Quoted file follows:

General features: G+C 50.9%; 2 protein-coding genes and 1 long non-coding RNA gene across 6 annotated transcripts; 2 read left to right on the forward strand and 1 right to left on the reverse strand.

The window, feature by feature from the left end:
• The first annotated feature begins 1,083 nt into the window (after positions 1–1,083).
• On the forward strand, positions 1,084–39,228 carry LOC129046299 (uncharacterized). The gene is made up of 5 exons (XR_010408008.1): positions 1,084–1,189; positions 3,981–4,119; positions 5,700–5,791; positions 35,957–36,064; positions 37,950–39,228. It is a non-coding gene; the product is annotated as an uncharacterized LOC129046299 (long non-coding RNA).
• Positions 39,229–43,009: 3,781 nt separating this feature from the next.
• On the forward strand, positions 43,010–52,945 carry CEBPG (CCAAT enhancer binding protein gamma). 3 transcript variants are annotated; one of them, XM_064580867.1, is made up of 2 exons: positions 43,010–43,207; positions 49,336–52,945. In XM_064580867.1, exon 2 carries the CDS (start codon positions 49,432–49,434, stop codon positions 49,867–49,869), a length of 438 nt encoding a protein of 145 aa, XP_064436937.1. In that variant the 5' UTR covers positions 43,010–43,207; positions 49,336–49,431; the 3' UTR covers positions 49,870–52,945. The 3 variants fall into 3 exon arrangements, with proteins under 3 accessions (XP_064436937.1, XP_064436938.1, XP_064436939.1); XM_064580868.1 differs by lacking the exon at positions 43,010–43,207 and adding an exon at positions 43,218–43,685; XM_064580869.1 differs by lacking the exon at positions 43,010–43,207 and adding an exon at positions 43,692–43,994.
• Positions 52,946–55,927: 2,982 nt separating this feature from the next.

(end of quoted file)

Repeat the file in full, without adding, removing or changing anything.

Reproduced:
General features: G+C 50.9%; 2 protein-coding genes and 1 long non-coding RNA gene across 6 annotated transcripts; 2 read left to right on the forward strand and 1 right to left on the reverse strand.

The window, feature by feature from the left end:
• The first annotated feature begins 1,083 nt into the window (after positions 1–1,083).
• On the forward strand, positions 1,084–39,228 carry LOC129046299 (uncharacterized). The gene is made up of 5 exons (XR_010408008.1): positions 1,084–1,189; positions 3,981–4,119; positions 5,700–5,791; positions 35,957–36,064; positions 37,950–39,228. It is a non-coding gene; the product is annotated as an uncharacterized LOC129046299 (long non-coding RNA).
• Positions 39,229–43,009: 3,781 nt separating this feature from the next.
• On the forward strand, positions 43,010–52,945 carry CEBPG (CCAAT enhancer binding protein gamma). 3 transcript variants are annotated; one of them, XM_064580867.1, is made up of 2 exons: positions 43,010–43,207; positions 49,336–52,945. In XM_064580867.1, exon 2 carries the CDS (start codon positions 49,432–49,434, stop codon positions 49,867–49,869), a length of 438 nt encoding a protein of 145 aa, XP_064436937.1. In that variant the 5' UTR covers positions 43,010–43,207; positions 49,336–49,431; the 3' UTR covers positions 49,870–52,945. The 3 variants fall into 3 exon arrangements, with proteins under 3 accessions (XP_064436937.1, XP_064436938.1, XP_064436939.1); XM_064580868.1 differs by lacking the exon at positions 43,010–43,207 and adding an exon at positions 43,218–43,685; XM_064580869.1 differs by lacking the exon at positions 43,010–43,207 and adding an exon at positions 43,692–43,994.
• Positions 52,946–55,927: 2,982 nt separating this feature from the next.